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Kane Says The Dorian is a Reason to Go to the Marina; Bauer Raves About Petit Crenn

Also: Anna Roth sees what the hype is about at automated restaurant Eatsa and Luke Tsai eats one of the best fried chicken sandwich in Oakland.

The bar at The Dorian.
The bar at The Dorian.
Patricia Chang

Watch out Marina haters. Peter Kane says The Dorian, the latest project from the team behind Palm House, might change your feelings about the often reviled ‘hood. "Under the food column, there's a lot to like," he reports, saying even the hummus was "conspicuously excellent." Of the Royal Dorian, a $40 burger with Dungeness crab and black truffles "served under a silver cloche from not one but two servers," Kane says he wanted to regard it "as a harbinger of the apocalypse," but that "it's a very tasty burger." Those looking for a new bar scene will also be happy. Kane reports, "The cocktails were strong, in every sense of the word" and "aesthetically, the bar is the better half" of the space. [SF Weekly]

Michael Bauer didn't have a great experience when he visited 1760 on Polk Street in 2013, but things change as he thinks new executive chef Carl Foronda has helped 1760 find "its center" thanks to "a more precise execution" that ensures the global menu and ingredients "now fit together." Bauer found the squash blossom tempura to be "rustic and ethereal" and said one of the most popular dishes on the menu, the fried duck sandwich was "rich and indulgent" and "comes together beautifully." One low point was the cocktails, which he described as "hit or miss, depending on who's behind the bar," but the service fares better with "more of a refined edge than expected" that "elevates the entire experience." The restaurant remained a popular spot despite Bauer's 2013 impression, but good news for diners who await his stamp of his approval: after his last three visits, he says 1760 now deserves its popularity. 2 ½ stars. [The Chron]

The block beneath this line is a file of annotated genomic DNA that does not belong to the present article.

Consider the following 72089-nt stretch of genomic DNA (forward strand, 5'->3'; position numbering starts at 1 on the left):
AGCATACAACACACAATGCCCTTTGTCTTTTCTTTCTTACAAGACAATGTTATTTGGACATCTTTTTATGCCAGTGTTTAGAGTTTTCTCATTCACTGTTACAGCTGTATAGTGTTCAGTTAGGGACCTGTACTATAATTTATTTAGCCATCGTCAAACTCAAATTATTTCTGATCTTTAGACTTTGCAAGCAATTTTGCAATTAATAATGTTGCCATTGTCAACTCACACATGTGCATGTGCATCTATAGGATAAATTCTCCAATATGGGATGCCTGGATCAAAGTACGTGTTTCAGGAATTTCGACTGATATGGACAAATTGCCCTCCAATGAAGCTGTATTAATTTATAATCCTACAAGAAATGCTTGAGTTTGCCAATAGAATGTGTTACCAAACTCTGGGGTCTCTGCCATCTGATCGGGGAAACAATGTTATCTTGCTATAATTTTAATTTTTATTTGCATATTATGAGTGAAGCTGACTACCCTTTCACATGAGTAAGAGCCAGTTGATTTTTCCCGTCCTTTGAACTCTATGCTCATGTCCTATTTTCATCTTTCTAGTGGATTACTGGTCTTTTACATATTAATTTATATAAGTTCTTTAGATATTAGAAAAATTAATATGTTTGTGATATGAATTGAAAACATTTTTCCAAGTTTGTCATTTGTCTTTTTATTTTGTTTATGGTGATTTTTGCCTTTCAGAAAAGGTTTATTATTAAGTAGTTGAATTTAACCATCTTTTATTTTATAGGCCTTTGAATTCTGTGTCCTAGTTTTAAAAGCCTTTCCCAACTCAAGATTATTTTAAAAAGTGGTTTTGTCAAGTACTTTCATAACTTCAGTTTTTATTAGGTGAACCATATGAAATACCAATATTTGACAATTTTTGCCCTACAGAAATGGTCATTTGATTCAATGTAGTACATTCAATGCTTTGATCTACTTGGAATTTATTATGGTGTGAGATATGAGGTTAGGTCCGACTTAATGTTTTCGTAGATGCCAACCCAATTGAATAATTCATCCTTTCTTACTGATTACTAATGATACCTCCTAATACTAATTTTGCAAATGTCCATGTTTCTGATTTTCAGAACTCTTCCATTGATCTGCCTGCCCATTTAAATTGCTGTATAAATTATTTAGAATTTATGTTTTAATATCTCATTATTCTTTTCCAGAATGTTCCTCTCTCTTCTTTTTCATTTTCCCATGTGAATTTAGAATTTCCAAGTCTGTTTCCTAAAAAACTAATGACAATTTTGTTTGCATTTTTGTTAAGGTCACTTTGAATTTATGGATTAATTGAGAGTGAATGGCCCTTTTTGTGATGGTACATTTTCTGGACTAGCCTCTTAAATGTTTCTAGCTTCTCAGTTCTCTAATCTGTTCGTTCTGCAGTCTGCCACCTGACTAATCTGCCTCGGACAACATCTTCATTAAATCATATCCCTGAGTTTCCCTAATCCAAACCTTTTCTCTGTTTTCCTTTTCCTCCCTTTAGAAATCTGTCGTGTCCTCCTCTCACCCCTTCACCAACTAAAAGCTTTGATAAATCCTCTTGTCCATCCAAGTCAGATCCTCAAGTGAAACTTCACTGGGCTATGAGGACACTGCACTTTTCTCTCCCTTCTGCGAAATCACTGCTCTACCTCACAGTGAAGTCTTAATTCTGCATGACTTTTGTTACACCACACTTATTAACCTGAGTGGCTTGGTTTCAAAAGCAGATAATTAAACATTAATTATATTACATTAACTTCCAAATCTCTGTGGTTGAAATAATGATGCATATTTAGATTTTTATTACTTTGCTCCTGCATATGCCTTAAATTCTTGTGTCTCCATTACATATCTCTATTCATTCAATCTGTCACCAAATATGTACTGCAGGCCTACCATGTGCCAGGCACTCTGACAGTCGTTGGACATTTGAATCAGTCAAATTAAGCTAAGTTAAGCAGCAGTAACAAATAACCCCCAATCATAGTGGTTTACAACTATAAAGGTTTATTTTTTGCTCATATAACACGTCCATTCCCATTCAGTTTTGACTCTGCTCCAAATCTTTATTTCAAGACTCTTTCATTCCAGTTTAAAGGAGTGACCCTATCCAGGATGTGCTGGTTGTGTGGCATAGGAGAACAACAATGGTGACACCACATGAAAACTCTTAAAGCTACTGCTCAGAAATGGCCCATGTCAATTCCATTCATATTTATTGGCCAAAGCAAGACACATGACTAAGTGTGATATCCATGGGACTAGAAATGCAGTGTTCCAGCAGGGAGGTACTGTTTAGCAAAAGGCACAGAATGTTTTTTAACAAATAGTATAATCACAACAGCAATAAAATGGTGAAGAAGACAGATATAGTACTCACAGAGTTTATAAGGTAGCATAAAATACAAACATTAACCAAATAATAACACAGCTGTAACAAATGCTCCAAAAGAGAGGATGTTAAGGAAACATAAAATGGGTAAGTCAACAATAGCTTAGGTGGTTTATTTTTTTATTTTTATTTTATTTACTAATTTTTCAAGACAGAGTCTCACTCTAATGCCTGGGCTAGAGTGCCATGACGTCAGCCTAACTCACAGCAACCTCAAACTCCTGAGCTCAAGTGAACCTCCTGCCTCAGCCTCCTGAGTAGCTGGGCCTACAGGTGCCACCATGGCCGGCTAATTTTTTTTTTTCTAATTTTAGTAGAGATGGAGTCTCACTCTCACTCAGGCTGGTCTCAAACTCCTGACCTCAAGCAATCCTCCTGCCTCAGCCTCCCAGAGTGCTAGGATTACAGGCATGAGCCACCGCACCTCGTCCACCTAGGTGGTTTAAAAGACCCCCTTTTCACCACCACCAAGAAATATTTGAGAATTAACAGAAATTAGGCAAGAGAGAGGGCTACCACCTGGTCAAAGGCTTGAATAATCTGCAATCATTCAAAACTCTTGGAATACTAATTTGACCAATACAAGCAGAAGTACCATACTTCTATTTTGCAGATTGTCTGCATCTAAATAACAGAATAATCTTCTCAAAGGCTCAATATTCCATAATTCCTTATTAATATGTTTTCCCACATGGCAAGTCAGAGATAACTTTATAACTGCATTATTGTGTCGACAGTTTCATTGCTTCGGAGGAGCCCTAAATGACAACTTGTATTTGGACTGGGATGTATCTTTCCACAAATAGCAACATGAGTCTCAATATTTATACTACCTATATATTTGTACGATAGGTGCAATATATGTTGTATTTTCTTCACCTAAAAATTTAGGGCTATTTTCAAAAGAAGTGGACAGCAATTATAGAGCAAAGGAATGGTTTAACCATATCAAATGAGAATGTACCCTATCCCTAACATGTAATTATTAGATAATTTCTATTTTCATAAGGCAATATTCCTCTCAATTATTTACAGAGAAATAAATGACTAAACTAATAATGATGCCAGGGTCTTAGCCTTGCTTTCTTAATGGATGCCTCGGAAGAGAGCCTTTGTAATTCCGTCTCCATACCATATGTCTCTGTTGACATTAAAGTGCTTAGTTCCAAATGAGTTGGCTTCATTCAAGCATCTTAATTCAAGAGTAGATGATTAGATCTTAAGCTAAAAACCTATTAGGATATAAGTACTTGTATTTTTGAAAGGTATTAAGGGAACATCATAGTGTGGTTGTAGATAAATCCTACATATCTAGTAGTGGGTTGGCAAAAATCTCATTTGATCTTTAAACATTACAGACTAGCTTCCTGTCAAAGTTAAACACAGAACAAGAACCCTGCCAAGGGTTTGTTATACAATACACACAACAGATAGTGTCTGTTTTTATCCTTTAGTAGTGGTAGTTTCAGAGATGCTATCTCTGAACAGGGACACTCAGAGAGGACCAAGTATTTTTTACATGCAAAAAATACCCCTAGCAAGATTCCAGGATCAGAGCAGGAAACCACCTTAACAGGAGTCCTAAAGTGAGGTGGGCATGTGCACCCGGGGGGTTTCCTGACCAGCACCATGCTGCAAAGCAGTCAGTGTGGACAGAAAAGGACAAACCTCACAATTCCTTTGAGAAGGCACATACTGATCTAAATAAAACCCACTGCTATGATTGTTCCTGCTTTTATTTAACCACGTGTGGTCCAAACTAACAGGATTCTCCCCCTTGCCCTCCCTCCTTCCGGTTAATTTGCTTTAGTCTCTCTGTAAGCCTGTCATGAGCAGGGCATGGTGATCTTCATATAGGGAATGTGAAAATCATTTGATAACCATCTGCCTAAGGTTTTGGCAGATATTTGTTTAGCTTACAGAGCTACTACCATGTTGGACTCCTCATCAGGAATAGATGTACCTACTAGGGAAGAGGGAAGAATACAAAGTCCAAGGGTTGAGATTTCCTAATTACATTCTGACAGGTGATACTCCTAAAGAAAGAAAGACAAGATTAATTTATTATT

Bauer also visited Petit Crenn, Domique Crenn's new Hayes Valley restaurant and he in love, saying the food touched his soul. He raves about the beautiful, homey dishes inspired by Crenn’s grandmother and Brittany, the coastal region in France that her family hails from saying, there's "a soulful connection to what she's is cooking." Though diners can order a la carte dishes, Bauer recommends going for the family-style five-course menu for $72 (gratuity is included) as "you can sense passion and purpose in each course." 3 ½ stars. [The Chron]

Anna Roth would like you to know that the Rincon Center's automated restaurant Eatsa "is not as interesting or dystopian as everyone wants it to be." In fact, she says, "Beneath its screen-heavy veneer, it's another fast-casual spot like so many throughout FiDi and SoMa." But did she like it? "The menu's eight signature bowls are satisfying enough" and says if she worked nearby, she'd "probably eat one a week" though "a few fell short." However, she points out "people aren't lining up every weekday for the bowls as much as the novelty of the ordering process." One of her orders (two bowls and three drinks) did not fit into the delivery cubby and she was forced to pick it up from a concierge. About that she says, "The disappointment I felt was real, and my lunch suffered for it." [The Chron]

Luke Tsai thinks Salsipuedes is "the most enigmatic new restaurant in Oakland" in part because "it's the only dining establishment in a several block radius" (save for one burrito shop) and in part because he had a difficult time figuring out how to categorize the restaurant which is "named after a pristine stretch of Baja California coastline near the city of Ensenada." If you're thinking of fish tacos, don't. "The menu consists of about a dozen somewhat pricey small plates," several of which feature a more refined and delicate take on "surf and turf." Most dishes, however, are what "Bay Area diners would recognize as a version of California cuisine, in its use of local produce and high-quality meat and seafood." Fried chicken sandwich lovers will want to run, not walk, to the new spot as Tsai says the fried chicken torta is "one of the best, most distinctive fried chicken sandwiches" in Oakland. Hopefully diners enjoy communal seating since the restaurant "takes that approach to an extreme: The only seating is at the large communal table in the middle of the room, or at the counter that winds around the perimeter of the restaurant's open kitchen." All in all, Tsai says, "It's some of the most interesting food in town." Just go expecting an adventure. [East Bay Express]

Salsipuedes Restaurant

4201 Market St, Oakland, CA 94608 (510) 350-7489


121 Spear St, San Francisco, CA 94105 (415) 930-4006

The Dorian

2001 Chestnut Street, , CA 94123 (415) 814-2671 Visit Website

Petit Crenn

609 Hayes Street, , CA 94102 (415) 864-1744 Visit Website


1760 Polk St., San Francisco, CA 94109 415 359 1212 Visit Website